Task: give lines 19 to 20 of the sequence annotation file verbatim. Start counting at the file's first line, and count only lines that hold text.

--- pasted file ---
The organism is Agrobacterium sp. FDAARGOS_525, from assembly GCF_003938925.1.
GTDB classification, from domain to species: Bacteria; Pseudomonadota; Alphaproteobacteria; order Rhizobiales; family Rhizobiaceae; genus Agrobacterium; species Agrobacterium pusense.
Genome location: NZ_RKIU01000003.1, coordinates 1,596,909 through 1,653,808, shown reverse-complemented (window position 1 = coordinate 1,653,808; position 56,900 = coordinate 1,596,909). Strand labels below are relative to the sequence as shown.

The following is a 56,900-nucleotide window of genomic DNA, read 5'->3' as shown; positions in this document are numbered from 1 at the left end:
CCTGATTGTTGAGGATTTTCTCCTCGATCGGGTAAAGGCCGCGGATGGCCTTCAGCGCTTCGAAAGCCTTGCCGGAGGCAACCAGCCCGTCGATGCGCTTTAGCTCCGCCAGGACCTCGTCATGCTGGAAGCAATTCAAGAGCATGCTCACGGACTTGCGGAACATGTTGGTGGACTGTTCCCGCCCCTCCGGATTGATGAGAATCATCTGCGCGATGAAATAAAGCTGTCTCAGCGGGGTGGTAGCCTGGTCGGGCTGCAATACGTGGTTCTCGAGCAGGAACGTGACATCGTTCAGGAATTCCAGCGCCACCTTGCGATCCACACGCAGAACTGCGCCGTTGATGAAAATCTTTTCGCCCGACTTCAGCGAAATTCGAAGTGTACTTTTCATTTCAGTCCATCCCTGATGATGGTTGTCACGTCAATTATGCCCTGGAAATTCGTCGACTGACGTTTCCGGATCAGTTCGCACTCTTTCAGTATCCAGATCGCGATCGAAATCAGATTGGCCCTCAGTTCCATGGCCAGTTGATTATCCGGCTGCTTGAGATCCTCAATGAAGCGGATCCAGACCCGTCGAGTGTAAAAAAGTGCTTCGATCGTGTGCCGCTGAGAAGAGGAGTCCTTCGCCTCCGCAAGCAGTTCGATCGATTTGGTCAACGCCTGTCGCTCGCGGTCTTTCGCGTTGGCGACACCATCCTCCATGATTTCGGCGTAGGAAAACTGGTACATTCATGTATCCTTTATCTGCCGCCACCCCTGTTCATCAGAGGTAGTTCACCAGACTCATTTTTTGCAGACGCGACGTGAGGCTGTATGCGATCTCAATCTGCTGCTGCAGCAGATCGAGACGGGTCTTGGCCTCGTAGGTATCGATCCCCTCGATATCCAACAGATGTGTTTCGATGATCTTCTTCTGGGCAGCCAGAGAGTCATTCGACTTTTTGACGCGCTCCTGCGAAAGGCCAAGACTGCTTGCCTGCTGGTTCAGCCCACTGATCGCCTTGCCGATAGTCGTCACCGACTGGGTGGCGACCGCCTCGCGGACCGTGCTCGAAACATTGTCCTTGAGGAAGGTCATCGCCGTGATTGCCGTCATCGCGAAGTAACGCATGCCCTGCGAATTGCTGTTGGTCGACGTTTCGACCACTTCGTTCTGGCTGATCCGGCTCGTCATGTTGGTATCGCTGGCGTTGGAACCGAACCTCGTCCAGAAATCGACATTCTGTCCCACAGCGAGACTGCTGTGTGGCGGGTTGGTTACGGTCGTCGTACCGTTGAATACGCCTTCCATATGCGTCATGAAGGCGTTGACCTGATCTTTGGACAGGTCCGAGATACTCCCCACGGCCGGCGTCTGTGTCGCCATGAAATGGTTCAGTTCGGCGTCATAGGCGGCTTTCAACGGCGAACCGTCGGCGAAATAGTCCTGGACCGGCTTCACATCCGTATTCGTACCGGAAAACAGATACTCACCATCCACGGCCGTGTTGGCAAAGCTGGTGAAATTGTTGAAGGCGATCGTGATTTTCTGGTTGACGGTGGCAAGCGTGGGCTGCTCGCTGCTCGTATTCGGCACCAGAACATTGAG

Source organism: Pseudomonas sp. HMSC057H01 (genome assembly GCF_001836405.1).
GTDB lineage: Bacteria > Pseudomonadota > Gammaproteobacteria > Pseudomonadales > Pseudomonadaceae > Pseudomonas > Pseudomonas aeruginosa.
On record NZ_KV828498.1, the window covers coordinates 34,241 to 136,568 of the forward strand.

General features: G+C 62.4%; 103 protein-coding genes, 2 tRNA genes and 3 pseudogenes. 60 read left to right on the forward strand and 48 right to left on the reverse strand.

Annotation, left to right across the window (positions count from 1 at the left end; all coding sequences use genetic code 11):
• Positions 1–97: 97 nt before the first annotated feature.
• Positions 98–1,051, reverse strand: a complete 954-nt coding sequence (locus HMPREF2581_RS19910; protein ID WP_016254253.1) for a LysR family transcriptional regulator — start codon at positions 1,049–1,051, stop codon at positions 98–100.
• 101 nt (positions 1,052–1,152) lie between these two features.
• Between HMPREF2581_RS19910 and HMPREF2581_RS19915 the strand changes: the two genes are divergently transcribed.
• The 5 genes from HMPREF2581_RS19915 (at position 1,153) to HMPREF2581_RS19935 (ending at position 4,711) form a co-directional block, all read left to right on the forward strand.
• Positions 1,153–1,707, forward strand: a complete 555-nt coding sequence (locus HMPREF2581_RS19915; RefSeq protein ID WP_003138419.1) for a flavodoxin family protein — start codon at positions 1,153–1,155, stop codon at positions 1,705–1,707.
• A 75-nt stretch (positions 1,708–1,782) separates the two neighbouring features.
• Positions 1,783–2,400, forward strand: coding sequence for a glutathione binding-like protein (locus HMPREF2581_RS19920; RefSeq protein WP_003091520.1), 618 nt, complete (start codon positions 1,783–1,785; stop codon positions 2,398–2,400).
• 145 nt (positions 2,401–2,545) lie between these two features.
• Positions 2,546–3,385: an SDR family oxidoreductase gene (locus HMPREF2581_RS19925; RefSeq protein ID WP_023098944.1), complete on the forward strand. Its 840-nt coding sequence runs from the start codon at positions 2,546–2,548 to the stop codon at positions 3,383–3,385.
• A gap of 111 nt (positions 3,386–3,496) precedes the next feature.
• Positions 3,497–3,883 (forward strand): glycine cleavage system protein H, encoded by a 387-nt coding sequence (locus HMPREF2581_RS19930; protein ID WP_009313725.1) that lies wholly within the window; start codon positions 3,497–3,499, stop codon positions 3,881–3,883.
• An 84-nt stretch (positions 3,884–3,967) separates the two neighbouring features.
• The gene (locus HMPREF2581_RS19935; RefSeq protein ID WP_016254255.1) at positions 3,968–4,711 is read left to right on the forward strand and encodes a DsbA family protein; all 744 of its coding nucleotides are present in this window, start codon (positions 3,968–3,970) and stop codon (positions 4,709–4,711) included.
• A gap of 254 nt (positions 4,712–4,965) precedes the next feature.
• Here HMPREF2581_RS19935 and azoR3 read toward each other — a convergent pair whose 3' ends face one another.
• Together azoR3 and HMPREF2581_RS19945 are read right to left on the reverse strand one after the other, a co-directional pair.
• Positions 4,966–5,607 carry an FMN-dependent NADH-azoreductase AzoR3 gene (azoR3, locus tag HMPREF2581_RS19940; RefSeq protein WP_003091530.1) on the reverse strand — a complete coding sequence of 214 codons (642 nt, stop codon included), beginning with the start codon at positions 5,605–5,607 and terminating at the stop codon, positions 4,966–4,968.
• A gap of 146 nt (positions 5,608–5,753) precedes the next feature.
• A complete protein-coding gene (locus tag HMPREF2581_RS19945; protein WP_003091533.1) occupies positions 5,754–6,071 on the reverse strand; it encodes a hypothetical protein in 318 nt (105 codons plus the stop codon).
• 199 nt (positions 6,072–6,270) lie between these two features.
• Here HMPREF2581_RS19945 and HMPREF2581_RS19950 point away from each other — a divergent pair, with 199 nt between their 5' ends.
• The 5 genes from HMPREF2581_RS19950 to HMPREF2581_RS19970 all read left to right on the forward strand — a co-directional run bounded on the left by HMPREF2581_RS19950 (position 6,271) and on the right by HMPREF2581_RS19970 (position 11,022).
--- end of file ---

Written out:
• 145 nt (positions 2,401–2,545) lie between these two features.
• Positions 2,546–3,385: an SDR family oxidoreductase gene (locus HMPREF2581_RS19925; RefSeq protein ID WP_023098944.1), complete on the forward strand. Its 840-nt coding sequence runs from the start codon at positions 2,546–2,548 to the stop codon at positions 3,383–3,385.